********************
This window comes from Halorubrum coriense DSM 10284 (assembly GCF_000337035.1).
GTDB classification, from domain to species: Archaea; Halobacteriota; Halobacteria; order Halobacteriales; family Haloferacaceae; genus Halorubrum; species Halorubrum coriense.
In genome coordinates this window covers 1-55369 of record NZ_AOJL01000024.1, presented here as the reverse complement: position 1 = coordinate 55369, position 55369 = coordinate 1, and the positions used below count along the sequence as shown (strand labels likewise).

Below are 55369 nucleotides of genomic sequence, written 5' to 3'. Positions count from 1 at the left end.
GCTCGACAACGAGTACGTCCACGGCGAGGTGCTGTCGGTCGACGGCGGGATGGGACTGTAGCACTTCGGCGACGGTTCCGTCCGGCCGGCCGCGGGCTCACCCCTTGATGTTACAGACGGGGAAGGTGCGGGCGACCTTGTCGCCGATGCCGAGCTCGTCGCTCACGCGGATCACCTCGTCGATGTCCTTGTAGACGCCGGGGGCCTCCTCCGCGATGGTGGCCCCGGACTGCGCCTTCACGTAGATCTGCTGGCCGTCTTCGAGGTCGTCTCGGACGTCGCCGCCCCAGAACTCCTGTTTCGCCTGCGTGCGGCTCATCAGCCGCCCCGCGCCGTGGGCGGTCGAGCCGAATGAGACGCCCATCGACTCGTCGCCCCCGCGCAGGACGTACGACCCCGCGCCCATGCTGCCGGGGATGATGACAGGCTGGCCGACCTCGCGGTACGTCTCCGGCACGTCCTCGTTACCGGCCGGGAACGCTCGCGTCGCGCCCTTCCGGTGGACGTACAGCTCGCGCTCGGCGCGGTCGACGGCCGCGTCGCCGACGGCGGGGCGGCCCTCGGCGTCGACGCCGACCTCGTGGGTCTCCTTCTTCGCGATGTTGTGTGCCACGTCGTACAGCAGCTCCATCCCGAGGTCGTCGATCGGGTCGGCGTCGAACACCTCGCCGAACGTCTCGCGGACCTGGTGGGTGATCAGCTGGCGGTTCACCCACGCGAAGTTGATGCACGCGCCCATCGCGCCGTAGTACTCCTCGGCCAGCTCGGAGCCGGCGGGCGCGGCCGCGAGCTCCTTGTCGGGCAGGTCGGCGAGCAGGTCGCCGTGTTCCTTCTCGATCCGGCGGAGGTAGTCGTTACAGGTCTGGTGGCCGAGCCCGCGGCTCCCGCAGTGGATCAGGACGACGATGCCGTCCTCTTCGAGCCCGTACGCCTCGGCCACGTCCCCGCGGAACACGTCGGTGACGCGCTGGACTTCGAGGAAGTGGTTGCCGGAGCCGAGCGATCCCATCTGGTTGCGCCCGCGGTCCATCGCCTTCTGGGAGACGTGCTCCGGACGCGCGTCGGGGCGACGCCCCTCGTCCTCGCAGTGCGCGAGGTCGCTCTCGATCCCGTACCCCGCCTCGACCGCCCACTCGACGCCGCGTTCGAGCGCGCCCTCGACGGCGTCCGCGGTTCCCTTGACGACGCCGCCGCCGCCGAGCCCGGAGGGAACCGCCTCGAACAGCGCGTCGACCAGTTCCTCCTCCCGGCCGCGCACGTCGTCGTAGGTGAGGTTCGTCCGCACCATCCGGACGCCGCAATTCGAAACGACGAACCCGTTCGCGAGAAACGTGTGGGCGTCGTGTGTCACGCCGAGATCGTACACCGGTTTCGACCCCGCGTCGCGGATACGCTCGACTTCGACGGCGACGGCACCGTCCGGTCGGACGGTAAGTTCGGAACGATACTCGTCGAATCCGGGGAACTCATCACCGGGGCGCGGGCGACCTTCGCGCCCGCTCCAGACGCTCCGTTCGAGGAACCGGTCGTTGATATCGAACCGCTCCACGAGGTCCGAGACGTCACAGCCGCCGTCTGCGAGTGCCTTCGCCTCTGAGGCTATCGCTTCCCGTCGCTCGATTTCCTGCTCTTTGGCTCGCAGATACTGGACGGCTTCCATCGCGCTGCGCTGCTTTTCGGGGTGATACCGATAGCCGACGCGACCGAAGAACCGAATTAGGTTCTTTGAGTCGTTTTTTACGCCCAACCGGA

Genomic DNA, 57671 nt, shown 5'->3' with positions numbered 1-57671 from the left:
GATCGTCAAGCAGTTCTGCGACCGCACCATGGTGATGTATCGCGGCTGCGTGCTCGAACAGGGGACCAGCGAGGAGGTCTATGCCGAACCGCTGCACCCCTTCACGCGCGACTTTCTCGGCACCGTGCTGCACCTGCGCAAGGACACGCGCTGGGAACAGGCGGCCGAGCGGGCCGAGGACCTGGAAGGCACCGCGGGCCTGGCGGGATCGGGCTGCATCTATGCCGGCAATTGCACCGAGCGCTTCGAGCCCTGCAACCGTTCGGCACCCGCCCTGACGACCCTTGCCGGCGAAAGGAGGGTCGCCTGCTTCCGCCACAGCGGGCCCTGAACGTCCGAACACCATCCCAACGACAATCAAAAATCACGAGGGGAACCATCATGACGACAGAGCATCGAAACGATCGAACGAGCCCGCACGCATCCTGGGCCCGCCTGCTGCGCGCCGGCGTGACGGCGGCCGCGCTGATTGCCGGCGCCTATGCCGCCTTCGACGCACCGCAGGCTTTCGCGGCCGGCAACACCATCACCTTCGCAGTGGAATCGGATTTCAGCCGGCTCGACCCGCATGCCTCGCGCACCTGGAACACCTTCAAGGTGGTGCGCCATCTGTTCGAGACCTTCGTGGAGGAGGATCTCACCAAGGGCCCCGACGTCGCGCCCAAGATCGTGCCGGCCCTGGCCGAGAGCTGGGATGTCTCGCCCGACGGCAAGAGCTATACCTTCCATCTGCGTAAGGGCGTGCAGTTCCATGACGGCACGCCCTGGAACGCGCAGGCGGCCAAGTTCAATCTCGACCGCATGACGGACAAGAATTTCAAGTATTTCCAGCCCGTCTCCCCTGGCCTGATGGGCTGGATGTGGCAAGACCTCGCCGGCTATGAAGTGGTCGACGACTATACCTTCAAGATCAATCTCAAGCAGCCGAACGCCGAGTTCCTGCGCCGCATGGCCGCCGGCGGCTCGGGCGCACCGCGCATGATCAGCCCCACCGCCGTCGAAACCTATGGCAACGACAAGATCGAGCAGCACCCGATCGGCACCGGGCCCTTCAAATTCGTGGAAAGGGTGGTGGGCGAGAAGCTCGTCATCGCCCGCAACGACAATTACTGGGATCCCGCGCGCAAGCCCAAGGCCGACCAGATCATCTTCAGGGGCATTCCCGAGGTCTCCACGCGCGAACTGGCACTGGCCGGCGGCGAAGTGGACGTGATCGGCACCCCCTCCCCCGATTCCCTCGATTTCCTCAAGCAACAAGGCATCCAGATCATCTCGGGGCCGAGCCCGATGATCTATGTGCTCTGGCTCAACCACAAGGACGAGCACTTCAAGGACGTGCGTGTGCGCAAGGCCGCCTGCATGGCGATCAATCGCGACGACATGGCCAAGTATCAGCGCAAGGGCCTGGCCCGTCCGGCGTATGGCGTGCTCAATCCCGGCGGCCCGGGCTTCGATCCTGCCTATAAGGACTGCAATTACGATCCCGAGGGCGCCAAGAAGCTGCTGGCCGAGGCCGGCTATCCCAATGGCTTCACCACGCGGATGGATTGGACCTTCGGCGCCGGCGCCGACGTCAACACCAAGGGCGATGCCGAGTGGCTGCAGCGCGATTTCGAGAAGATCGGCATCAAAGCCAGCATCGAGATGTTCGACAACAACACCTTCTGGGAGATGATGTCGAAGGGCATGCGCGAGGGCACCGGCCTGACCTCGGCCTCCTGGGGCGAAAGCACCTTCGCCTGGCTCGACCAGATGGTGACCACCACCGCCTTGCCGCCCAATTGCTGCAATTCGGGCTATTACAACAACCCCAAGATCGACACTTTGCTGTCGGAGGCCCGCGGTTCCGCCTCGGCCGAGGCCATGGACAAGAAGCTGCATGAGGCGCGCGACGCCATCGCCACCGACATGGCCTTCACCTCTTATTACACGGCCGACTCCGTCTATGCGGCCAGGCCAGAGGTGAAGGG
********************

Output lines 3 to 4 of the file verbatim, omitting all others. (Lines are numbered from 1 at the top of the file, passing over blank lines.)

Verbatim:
In genome coordinates this window covers 1-55369 of record NZ_AOJL01000024.1, presented here as the reverse complement: position 1 = coordinate 55369, position 55369 = coordinate 1, and the positions used below count along the sequence as shown (strand labels likewise).

Below are 55369 nucleotides of genomic sequence, written 5' to 3'. Positions count from 1 at the left end.